The most likely cause is really the quality of the PCB. This includes quality of processing and materials. If the lamination of the PCB is inherently defective, then all hope is lost. Then, if the lamination is good, a pre-bake at 120 degree C, for 4 hours, to remove moisture, will eliminate moisture-caused delamination. Pre-bake has few rules, but the most important is: Do not just place a bundle in the oven. The moisture extraction works best if the boards are uncovered and arranged with an air gap between them, which allows the water vapors to be carried away.
Jaye Waas, Renkus-Heinz
In terms of root cause failure analysis, micro-sectioning across a delaminated area can reveal clues such as where the separation occurred, or material anomalies associated with the board fabrication (such as copper surface roughness, prepreg preparation.) DSC (differential scanning calorimetry) analysis can be used to measure the glass transition temp, which can be used to confirm whether specified board material was used. Ruling out obvious material quality issues may be helpful before you invest time and treasure in reviewing and/or overhauling your handling and thermal processes.
Alan Couchman, Process Sciences, Inc.
The cause of delamination is fundamentally the high temperature required for soldering. All of the observations made here were made by smart experienced folks trying mitigate the intrinsic realities of solder to the best of their abilities. The Occam Process was invented to eliminate, to the extent possible, the solder process. Might find interest in an article I recently published in Electronic Design titled "Solder: Is it really necessary for Electronics Assembly?" Solder will likely be around for many decades to come but it will be as a choice.
Joseph Fjelstad, Verdant Electronics
In my opinion, delamination occurs due to card manufacturing processes that do not meet the minimum product specifications, deficient purchasing processes where the requirements are not specified, new suppliers, unfortunately the delivery times, the difference in cost of materials between manufacturers. As we say cheap is expensive. I have also seen it when a wrong solder profile is made.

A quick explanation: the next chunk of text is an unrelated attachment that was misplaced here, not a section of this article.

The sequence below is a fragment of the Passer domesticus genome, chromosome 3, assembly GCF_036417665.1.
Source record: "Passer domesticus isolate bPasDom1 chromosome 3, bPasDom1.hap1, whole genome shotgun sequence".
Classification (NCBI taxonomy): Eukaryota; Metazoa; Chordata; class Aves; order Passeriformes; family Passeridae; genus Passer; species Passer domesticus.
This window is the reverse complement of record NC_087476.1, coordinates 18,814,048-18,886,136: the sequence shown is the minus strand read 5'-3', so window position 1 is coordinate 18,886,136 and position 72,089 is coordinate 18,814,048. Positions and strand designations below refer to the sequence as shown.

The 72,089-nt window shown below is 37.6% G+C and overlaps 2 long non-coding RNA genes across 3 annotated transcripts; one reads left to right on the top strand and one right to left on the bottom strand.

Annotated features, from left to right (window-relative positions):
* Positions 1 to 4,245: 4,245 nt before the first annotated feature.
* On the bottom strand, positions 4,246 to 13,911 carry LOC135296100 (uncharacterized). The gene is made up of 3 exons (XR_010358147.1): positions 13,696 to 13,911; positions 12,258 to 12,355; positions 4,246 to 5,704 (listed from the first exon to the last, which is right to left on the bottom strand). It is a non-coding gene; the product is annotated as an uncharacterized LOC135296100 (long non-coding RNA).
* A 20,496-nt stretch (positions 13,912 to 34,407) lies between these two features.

Roger Cespedes, Camtronics
If delamination occurred on outside layer or peripheral area, it might be affected by moisture absorption and it could be cured by baking prior to soldering. And if happened in deep inside area, it might be caused by too high z-axis expansion and it could be cured by using low CTE laminate.Most delamnation also comes from poor oxide treatment itself and insufficient drying after oxide treatment. Higher resin content of prepreg and CZ treatment are also good remedy avoiding delamination.
Jinho Lee, KETI
As of April 2020, I believe that IPC-1602 supersedes IPC-1601 Rev A 2016. This standard has some very good information on handling PCBs and briefly addresses the effects of baking on different surface finishes. If you are handling and shipping PCBs, I recommend getting a copy of IPC-1602. It is short (just over 20 pages including several Appendices) and packing with good information.
Stephen Wint, Astek Corporation
Consider your PWBs as MSL devices. Prior to solder, you have to check the level of humidity with a specific IPC-TM-650 method. But in my opinion it is cheaper to do baking.
Most of the suppliers don't use MBBs, so PWBs have humidity inside the 99% of the times.
But take care to do SMT process and PTH process in the same day.
If you wait 24h or more time prior to PTH soldering, blistering and delamination can occur, and in multilayer PWBs often you don't see it by eyes, nor by X-Ray. For Lead-Free soldering, my opinion is that baking is mandatory.
Pierpaolo Galli, Meta System SpA
In my experience much of the delamination I have seen is from using incompatible materials for the number of heat cycles or the reflow profile itself is flawed. Doing a good job of matching material to the use case is very important. Another consideration is moisture. Even the higher Tg materials are hydroscopic and a low temperature bake is advised, particularly now that profiles are peaking at 260C. Lastly, proper thermal relief of power and voltage planes must be considered; since inexperienced PCB designers can forget about the consequence of hand solder operations and thermally linking nearby components. Most delamination cannot be repaired, and in all cases violate IPC 6012 and 610. Delamination on a board edge such as a corner repair is possible; but this would be the only scenario.